Yes, coding skills are highly valuable in the field of cybersecurity. Being able to write and understand code allows cybersecurity professionals to analyze, identify, and mitigate security vulnerabilities in software and systems. By writing scripts, developing tools, and understanding how different types of code can be exploited by attackers, individuals can enhance their ability to protect against cyber threats.

Back in 2011, Marc Andreessen wrote an article titled, Why Software is Eating the World. His theory was that software could replace a lot of traditional businesses (and as things turned out he was right).

Coding in software is valuable because it only solves one problem. It enables you to do a repeatable procedure by machine, rather than having a human do it manually.

Now, if you only need to do a procedure once, then you’re probably better off with a document, chart, or spreadsheet. But if you need to do it a hundred or a thousand (or 10 million) times, then it’s worth it to invest the time to develop software to do that procedure.

So, if something can be broken down into a repeatable procedure, it’s a candidate to be reduced to code. And that’s precisely what’s happened in the cloud.

The Cloud Becomes Code

When applications were on-premises and required actual physical hardware, deploying them wasn’t a repeatable procedure. You purchased the server, configured the application on it, connected it to the network and that was pretty much it. Nothing repeatable about it. It made no sense to create a software program to deploy a software program on-premises.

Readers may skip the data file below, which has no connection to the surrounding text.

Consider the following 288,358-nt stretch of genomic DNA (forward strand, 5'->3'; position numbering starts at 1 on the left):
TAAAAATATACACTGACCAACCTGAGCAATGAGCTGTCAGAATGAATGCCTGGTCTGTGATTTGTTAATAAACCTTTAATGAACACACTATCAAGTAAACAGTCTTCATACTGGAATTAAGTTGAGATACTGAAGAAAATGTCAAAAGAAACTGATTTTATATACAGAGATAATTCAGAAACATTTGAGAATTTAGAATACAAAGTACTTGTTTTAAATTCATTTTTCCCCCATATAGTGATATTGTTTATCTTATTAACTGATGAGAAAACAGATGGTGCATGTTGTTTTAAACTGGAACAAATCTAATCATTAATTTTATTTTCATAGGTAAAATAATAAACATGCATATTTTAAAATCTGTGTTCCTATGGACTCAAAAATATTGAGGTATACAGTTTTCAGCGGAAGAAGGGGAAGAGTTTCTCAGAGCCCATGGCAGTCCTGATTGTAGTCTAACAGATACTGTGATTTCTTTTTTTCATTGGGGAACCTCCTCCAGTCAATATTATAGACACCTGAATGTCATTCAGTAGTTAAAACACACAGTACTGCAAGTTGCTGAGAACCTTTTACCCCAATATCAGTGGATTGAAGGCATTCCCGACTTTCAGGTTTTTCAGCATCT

But when applications started being deployed in the cloud, things changed. The dynamic nature of the cloud means that resources must respond almost instantaneously to changes in demand for those resources.

The architecture required to run a cloud-based application had become a three-step repeatable procedure: 1) assess the current resources, 2) assess the current need for resources and 3) modify resources accordingly. And this procedure is not just repeatable, but continuously repeatable, in real-time.

The result? Infrastructure-as-Code (IaC). IaC is the managing and provisioning of infrastructure through code instead of through manual processes. Automating infrastructure provisioning with IaC means that developers don’t need to manually provision anything.

The cloud has become code. But the cloud is also a dangerous place. According to research, “In 2020, 79% of companies had reportedly experienced at least one cloud data breach. A later study by the same group came up with an even more significant figure. In the last two years, data from IDC and Ermetic showed that the figure had risen to 98%, up by almost 20% in just two years!”

This raises an interesting question. If the cloud can be reduced to code, can securing the cloud also be reduced to code?

Cybersecurity Becomes Code

Cloud-native applications create security issues. One very effective way to protect cloud-native applications is though threat modeling. But threat modeling a cloud environment that is constantly changing would require a fast, repeatable procedure. It sure would be nice if threat modeling in the cloud could be reduced to code. Can it be?

The Enterprise Strategy Group thinks so, as they lay out in their new whitepaper Toward Threat Modeling as Code. As effective as threat modeling can be, there are still some gaps in its adoption. The whitepaper details how threat modeling as code (TMaC) can help bridge that threat modeling gap.

You can download your free copy of the whitepaper here.


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